Lowry was superb the last half of 2005, and while he still relying on a world-class changeup, the lefty also boasts a 90-plus mph fastball, slider and curve. Being consistent with all pitches is his key.
4. Matt Cain, RHP:
Still a rookie, Cain wowed late last year with a potent fastball and unflappable mound presence. Still learning his craft, Cain may have a few bad moments, but he could vie for Rookie of the Year honors.
5. Jamey Wright, RHP:
The seven-year veteran's stats haven't equaled his promise, but being on a winning team will boost his confidence. Wright has great stuff -- this could be his best season.
Closer Armando Benitez lost 3 1/2 months after tearing his right hamstring last April, and he had left knee inflammation in the spring, so the Giants are keeping their fingers crossed he'll stay healthy. He still saved 23 games last year but rarely has clean innings.
Fortunately, two setup men -- veteran Tim Worrell and Tyler Walker -- have closing experience, with Worrell saving 38 games for Giants in 2003 and Walker coming to the rescue after Benitez was hurt last year.
Durable lefty Steve Kline, 33, who leads the Majors with 650 appearances over the last eight years, takes the place of the departed Scott Eyre. Kline sported a 2.83 ERA in the second half of 2005.
Sinkerballer Scott Munter is pain-free after elbow surgery last September, and he is adding other pitches to his repertoire. The ground-ball specialist is big and dangerous.
Also returning is left-hander Jack Taschner, who had a great 1.59 ERA over 24 games with the Giants last year, along with 42-year-old southpaw Jeff Fassero, invaluable as a spot starter in 2005.
Brad Hennessey and Kevin Correia could also be in the bullpen mix, perhaps in long relief.
There are no major injuries so far.
With an older team -- four 40-plus players by the All-Star break -- health is the biggest concern, and trainers will be focused on Bonds in particular, thanks to bone-on-bone knees and his aging body.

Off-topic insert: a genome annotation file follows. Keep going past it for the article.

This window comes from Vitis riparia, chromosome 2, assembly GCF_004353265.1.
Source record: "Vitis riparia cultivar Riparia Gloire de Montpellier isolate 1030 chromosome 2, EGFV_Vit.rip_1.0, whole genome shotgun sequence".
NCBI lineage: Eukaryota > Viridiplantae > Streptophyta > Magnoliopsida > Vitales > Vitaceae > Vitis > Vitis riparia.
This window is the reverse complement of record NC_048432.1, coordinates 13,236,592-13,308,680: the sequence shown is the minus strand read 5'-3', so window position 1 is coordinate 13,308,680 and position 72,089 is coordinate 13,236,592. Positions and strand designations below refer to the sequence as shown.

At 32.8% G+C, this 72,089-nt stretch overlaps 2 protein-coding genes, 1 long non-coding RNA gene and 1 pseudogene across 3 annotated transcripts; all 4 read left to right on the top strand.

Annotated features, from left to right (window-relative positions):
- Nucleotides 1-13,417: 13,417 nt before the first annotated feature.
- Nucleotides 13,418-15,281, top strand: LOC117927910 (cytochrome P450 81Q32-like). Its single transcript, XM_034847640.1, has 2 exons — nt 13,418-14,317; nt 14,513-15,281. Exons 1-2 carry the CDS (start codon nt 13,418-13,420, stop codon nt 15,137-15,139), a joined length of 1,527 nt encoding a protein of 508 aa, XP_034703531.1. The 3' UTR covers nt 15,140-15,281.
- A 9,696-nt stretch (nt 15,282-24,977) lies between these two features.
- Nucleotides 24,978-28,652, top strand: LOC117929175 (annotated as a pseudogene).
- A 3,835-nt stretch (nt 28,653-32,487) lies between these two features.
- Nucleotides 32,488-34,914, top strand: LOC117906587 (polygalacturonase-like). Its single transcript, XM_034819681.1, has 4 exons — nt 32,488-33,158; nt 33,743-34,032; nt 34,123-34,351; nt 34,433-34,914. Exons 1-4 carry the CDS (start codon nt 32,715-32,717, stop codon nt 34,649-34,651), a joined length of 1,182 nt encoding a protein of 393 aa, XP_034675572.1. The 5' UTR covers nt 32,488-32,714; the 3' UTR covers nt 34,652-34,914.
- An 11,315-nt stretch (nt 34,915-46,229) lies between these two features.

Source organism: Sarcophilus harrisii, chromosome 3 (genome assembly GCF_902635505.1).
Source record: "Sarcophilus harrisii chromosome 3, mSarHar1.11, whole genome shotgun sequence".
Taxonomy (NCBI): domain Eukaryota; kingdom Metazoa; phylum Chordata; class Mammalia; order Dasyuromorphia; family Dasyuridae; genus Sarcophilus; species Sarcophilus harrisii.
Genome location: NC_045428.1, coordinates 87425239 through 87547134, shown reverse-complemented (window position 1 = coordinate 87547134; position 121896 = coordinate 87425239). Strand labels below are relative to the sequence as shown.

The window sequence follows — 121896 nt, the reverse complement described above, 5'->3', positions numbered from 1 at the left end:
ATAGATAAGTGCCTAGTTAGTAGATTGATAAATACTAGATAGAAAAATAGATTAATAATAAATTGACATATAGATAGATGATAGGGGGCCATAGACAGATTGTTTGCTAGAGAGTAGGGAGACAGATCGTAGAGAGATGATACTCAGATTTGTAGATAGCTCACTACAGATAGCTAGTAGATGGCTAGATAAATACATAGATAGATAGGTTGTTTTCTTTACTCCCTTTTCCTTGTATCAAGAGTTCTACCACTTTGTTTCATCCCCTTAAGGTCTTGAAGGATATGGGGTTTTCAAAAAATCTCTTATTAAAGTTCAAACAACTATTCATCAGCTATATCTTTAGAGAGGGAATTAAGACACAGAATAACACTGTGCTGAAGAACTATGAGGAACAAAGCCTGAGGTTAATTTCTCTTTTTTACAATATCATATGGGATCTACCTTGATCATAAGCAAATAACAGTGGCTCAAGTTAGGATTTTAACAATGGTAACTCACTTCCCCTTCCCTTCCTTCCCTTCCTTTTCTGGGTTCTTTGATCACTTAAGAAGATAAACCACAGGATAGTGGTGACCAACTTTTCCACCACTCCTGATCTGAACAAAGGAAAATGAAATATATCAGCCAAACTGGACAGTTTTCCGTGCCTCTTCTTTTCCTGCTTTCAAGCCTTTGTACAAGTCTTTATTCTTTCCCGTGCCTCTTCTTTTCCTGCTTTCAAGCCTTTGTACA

Fortunately, the outfield is deep -- Finley will be a frequent starter to give Alou and Bonds rests -- while Ellison will also see considerable playing time and Todd Linden remains in the wings.
Schmidt, on the disabled list three of the last four seasons, appears much stronger, and a lighter-weighing Benitez will hopefully get healthy and improve over his rocky spring.
Niekro must also stay healthy to reach his power potential. He's been saddled with frequent injuries in the Minors and lost playing time with nagging problems with the Giants last year.
Durham stayed off the disabled list in 2005 and hopes to stay strong this season. He's learned not to go all-out all the time.
ON THE RECORD
"The key, the big thing, is to get closer Armando Benitez healthy and throw the ball better because he had nagging pain. We need to get Benitez going." -- manager Felipe Alou, on the early season outlook
Rich Draper is a reporter for MLB.com. This story was not subject to the approval of Major League Baseball or its clubs.